In the late eighteenth century, a commercial road was opened in the White Mountains, through a notch and along the western portion of Mount Washington. As curiosity for the mountains grew, Native trails were replaced by these roads and inns. Years after the road opened along the mountain, a man by the name of Abel Crawford, and his son Ethan, cut trails to open up guiding opportunities for eager adventurers. Thus, the Crawford Path, the oldest continuously maintained hiking trail in America, was born, and soon was followed by widened roads, shelters, and a railway. “It was a perverse fate, then,” Robert Moor writes, “that the mountain’s untamed allure would be precisely what led to its own taming.”

This history of one of the Northeast’s most famed hiking destinations, and many other hints as to why we follow paths, are layered into Moor’s bestselling work, On Trails: An Exploration. His book is expertly broken up into chapters that investigate the development of trails through human nature as well as the natural world. Through essayists, naturalists, and hikers, Moor explores the trails of humans and animals, and how we’ve developed along with trail networks around the world. He starts his journey in Newfoundland, where he witnesses what are thought to be the earliest trails on Earth. Ancient creatures called Ediacarans formed small, now fossilized pathways when needing to recollect themselves after being knocked from a perch.

In understanding trails and their efficiency further, Moor jumps to ants after noting that “Ediacaran trails were not really, trails, they were traces” and that there’s “no reason to believe that one Ediacaran would have followed in the footsteps (or rather, foot smears) of another.” Ants, on the other hand, deposit pheromones for other members of the colony if a trail leads to a positive outcome, like food. As for humans, “we generally don’t make trails unless there is something on the other end worth reaching.” Moor revisits this throughout On Trails as he walks us through the history of Cherokee people and other Native tribes, who formed long trails for seasonal gathering and agriculture or while following migrating game animals.

To many of his points, trails are something we take for granted in modern days, as technology has furthered and methods for direction and travel have changed.

These “trail-walking cultures,” as Moor classifies them, “would make modern Westerners, by extension, a ‘road-driving culture’,” a common parallel through his work. One such example is with modern trail builders, who “attempt to find the sleekest route in advance—so that subsequent walkers will never have a reason to diverge from it. In this sense, a hiking trail shares more in common with a modern highway than it does with an ancient Cherokee footpath.” It’s ironic then to see some of the most appealing paths in the U.S, like the Appalachian Trail, or Pacific Crest Trail, receive the hiker numbers they do; yet they’re visited for a purpose of being in remote, natural settings.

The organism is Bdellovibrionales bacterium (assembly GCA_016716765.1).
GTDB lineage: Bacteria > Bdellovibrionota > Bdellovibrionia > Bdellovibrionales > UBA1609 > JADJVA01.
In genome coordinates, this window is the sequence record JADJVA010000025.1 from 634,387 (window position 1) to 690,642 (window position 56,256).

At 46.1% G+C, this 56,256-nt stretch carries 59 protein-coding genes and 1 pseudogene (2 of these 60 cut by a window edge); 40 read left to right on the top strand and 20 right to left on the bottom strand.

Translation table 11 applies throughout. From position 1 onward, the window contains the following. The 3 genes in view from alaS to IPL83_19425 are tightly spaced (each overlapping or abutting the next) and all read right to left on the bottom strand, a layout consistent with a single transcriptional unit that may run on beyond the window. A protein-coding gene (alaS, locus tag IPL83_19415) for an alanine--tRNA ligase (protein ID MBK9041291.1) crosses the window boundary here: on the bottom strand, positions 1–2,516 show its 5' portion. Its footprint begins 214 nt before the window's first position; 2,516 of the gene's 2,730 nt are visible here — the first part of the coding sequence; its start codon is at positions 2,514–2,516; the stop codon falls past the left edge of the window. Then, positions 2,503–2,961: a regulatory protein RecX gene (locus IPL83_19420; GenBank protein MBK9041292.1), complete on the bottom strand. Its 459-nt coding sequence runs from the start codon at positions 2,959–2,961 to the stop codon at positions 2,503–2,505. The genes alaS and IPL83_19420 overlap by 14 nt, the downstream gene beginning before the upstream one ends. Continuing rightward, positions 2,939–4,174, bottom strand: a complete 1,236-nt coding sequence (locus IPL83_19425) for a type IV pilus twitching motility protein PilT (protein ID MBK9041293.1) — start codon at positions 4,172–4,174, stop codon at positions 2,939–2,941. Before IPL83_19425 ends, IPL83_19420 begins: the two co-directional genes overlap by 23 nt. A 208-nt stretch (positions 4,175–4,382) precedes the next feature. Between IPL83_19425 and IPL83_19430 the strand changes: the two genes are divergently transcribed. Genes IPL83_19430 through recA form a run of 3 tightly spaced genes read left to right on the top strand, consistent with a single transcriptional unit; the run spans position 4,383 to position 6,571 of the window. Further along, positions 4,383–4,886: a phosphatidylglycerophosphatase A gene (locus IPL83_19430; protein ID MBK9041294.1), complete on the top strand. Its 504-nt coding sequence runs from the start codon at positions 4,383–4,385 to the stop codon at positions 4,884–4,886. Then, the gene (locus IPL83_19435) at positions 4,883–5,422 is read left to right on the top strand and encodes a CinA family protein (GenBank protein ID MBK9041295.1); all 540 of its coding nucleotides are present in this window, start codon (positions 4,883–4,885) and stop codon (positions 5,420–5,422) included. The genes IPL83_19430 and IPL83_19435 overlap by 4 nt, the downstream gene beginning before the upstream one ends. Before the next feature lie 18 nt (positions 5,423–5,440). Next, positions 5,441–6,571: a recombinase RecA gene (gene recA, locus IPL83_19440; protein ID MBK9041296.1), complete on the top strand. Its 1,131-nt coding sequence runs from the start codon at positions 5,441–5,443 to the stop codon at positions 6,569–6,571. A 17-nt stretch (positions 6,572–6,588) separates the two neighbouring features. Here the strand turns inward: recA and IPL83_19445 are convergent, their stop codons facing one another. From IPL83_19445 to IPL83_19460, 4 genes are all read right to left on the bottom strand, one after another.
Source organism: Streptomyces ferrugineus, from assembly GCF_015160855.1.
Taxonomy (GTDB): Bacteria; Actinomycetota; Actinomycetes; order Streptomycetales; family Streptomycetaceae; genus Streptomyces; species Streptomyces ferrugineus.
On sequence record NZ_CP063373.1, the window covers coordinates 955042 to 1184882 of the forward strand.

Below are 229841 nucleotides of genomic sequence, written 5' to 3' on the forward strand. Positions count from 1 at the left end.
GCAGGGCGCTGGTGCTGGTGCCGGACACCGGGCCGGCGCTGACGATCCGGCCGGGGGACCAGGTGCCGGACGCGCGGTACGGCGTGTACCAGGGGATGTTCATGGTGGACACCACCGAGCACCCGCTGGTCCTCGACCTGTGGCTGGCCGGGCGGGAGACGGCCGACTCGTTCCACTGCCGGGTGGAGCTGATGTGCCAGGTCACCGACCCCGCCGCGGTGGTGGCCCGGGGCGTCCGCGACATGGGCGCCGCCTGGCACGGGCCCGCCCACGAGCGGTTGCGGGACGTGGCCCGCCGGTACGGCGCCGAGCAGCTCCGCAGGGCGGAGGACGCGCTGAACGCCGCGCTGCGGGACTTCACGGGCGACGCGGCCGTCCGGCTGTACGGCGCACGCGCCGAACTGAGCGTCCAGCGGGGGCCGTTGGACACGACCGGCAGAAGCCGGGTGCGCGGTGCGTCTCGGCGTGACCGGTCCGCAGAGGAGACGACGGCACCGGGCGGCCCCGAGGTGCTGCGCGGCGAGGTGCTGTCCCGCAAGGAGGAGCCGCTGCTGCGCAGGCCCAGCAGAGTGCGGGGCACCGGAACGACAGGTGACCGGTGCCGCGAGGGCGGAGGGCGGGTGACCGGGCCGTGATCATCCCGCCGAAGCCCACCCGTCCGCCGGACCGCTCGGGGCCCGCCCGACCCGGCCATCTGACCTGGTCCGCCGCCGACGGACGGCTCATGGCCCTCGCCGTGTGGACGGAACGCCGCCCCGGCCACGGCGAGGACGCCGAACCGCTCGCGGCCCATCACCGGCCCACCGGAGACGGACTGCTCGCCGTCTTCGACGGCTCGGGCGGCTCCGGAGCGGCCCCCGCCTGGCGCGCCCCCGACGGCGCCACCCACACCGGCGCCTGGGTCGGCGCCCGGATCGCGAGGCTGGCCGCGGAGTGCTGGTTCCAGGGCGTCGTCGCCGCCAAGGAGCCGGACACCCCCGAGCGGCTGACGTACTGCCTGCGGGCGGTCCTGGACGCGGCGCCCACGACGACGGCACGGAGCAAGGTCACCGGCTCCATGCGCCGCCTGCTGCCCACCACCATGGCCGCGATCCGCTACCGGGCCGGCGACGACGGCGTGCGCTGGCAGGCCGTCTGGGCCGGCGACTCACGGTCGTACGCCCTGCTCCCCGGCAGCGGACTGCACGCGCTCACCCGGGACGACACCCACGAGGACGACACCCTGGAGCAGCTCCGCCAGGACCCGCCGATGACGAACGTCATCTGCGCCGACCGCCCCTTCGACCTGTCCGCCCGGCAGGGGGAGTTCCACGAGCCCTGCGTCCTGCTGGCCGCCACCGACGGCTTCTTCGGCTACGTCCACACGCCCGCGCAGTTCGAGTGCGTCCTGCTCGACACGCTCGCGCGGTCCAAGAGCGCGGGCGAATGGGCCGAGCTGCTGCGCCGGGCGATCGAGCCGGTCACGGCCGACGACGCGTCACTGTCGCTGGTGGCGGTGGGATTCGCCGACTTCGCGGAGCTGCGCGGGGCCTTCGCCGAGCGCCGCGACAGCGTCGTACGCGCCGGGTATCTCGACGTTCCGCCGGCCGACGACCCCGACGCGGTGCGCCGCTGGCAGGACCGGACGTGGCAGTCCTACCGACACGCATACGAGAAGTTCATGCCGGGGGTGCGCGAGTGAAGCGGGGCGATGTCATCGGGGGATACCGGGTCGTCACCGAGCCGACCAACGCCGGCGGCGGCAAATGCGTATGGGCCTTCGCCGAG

As he hiked the Appalachian Trail in 2009, Moor got to experience the “chlorophyllic glow” of trails around the Eastern mountain ranges and those also made by the Cherokee. Rather than the switchbacks of the Western mountain ranges, many of these trails “reach their destinations as quickly as possible…they tend to charge up slopes in a straight line, following the ‘fall line’—the path water would take while flowing downhill.” Although this style of trail is ever popular in the Northeast, they face lots of wear-and-tear due to types of footwear and stepping off trail. Moor doesn’t waste time addressing trail degradation and Leave No Trace principles through his chapters, reminding us that the value of these trails is rich and dependent on those who step foot on them.

Moor provides helpful doses of history and personal hiking anecdotes that truly make On Trails an enticing read. To many of his points, trails are something we take for granted in modern days, as technology has furthered and methods for direction and travel have changed. History is lost in new footsteps, yet trails are preserved and kept around through their usage. There is a lot to gain after flipping the last page of “On Trails” and absorbing the knowledge and insight Moor has provided readers. Beginning an early chapter, he writes “It is impossible to fully appreciate the value of a trail until you have been forced to walk through the wilderness without one.” Next time readers end up on a path in the woods, they’ll have even more to appreciate, as Moor’s writing provides direction and knowledge around every page turn.